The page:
* Before making a point, poll the group for stories "Has anyone ever had to x?"

    * When a question is asked, try to avoid giving a short prescriptive answer. Answer with a question, or hand the question back to the group. Then, be quiet -- don't jump in with an answer if you don't hear back in five seconds -- especially the first few times you do this. Just wait until someone cracks and blurts out an answer. Then keep the ball in play. Don't shut down discussion with "the answer". Let the participants suss that out from the presentation, or ask you again.

    * Use a "reveal" for slides -- if you have six bullet points on a page, don't show them all at once. Show them one at a time (easy to do with Power Point. When I frist learned this, we simply put piece of paper on top of the overhead transparency projector.)

    Use two screens/projectors -- same idea as a collapsible menu: structure on the left, details on the right.

    Start and stop on time. Give notice about this in the intro. Follow through, even if the room is empty.

    If you're doing the course on the road, find your way to the place the day/evening before. Plan to arrive two hours before show time on the first day.

  8. 2) For short talks:

    * Illustrate concepts/issues with images and video clips, instead of words/bullet points. Look for the emotional connection to an issue and find an image that conveys that. Talk to the audience about the idea.


    * Remember the Kawasaki rule: estimate the average age of the audience, then divide by 2 for the minimum font size - 14 point is a floor in any case.

    * Power Point is NOT a document tool. I have seen many "decks" in 10 and 12 point font, hundreds of words per slide. This is like using snow shoes to run a marathon --doable, but ridiculous. For slides, less is more -- put the detail in a white paper, handout, brochure, web site.

    * I'm a Power Point man, but my daughter Emily, who is a Director of Marketing loves prezi

    * Start with a story -- personalize it if possible.

    * Structure the talk as a story (not the same as the lead-in)

    * Conclude with an ask of some kind -- a call to action, invitation to discuss, etc. Be sure your contact info is readily available.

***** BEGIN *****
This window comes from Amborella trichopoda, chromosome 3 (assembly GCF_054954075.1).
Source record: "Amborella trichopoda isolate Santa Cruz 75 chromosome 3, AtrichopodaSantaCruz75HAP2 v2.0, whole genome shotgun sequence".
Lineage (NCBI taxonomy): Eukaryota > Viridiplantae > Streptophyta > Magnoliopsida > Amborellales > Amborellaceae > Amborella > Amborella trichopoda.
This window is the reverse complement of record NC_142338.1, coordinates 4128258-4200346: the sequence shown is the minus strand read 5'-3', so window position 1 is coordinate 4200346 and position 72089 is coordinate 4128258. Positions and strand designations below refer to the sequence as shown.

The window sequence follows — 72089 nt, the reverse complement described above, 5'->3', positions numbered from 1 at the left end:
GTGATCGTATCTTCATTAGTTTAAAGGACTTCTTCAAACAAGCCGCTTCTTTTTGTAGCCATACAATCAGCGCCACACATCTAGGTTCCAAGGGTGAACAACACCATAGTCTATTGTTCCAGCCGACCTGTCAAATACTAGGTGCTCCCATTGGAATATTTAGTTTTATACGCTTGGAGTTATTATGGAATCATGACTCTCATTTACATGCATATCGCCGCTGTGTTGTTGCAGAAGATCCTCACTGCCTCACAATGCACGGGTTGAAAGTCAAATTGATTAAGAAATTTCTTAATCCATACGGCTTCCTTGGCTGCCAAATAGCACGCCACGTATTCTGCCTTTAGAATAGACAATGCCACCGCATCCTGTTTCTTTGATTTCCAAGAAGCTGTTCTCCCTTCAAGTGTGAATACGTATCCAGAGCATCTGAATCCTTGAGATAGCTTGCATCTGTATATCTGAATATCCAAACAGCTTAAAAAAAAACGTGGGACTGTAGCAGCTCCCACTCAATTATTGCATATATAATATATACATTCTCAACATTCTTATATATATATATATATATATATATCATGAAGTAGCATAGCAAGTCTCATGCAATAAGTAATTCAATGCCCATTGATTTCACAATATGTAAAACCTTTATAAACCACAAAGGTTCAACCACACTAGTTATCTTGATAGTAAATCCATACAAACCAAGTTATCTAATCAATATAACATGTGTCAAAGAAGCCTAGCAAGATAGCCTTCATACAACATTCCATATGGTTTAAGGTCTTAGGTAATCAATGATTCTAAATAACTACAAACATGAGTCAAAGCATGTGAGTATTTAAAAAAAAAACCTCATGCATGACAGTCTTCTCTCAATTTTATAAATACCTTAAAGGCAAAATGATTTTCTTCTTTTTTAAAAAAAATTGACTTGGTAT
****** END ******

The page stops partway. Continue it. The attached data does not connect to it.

* Assume Murphy is alive and well -- have a backup and/or workaround for all files and equipment. I always copy my deck to a USB stick and carry it in my pocket.

    * Practice, practice, practice.

  9. First,I get the class involved with the topic by showing a cartoon about the topic. Dilbert or Non Sequitur or something. The Japanese reported, back in the 80s, that teams and/or groups which laughed together were more open to receiving the message and to cooperate.
    I use the Notes section on PowerPoint to write the abstract of what I want to say about the slide.
    I try to use the Hear-See-Speak-Touch learning model. They hear the message from me. They see the message on PowerPoint. I get some of them to speak the message content. If there is a touchy-feely component then I use it. Hands-on, even if it is note-taking, is effective. Then I use a review later on to reenforce what was presented.

    I use the US Army's teaching method: Tell 'em what you're going to tell 'em; Tell 'em; Tell 'em what you told 'em. It is very, very effective. I use an "Advanced Sheet" at the beginning. I pass out copies of the PowerPoints to take notes on. I hand out the Summary Sheet at the end.

  10. Sometimes your best presentation is yourself....and nothing else.

    Shut down the slides, turn down the flip charts. Have nothing distracting in the room, except for you, your voice and your body language.

    Now, command their attention with a riveting topic that will leave them overawed and spell-bound

  11. I go kneel or sit on my haunches by where early arrivals are sitting and I introduce myself and ask the person what specifically they hope to learn. Then, I comment on how likely he is to do so, and if he wants something I won't cover in the presentation then I try to figure out how to help him to get it. That makes one more "happy face" in the audience with whom I can make eye contact and smile.

    I try to hardly ever talk for more than a couple of minutes on end. I stop and ask the audience something even if it's only "have you every heard of ... " or "did you see the movie ..." -- whatever keeps it interactive even if it's superficially so.

  12. Hi Karl,

    Great tips. Regarding the "Quite Questioners", I always appreciate when the presenter repeats or paraphrases the question for the audience. Since the presenter usually has voice amplification and the questioners do not. This way everyone can hear the question, and it also gives the presenter time to think about the answer, or frame the question into one he or she wishes to answer.

  13. Hi Karl
    Thanks for the presentation tips. To those, I'd like to add this comment: Lately, what I've found to work really well is almost revolutionary these days: to ditch the PowerPoint. I've found it amazing how it immediately puts me more in touch with the mood in the room, brings out my own personality, keeps me and the trainees more engaged, and allows me to better pace the lecture in tune with the energy and needs of trainees. It's like throwing away a crutch. Best thing I have ever done.
    - Howard Podeswa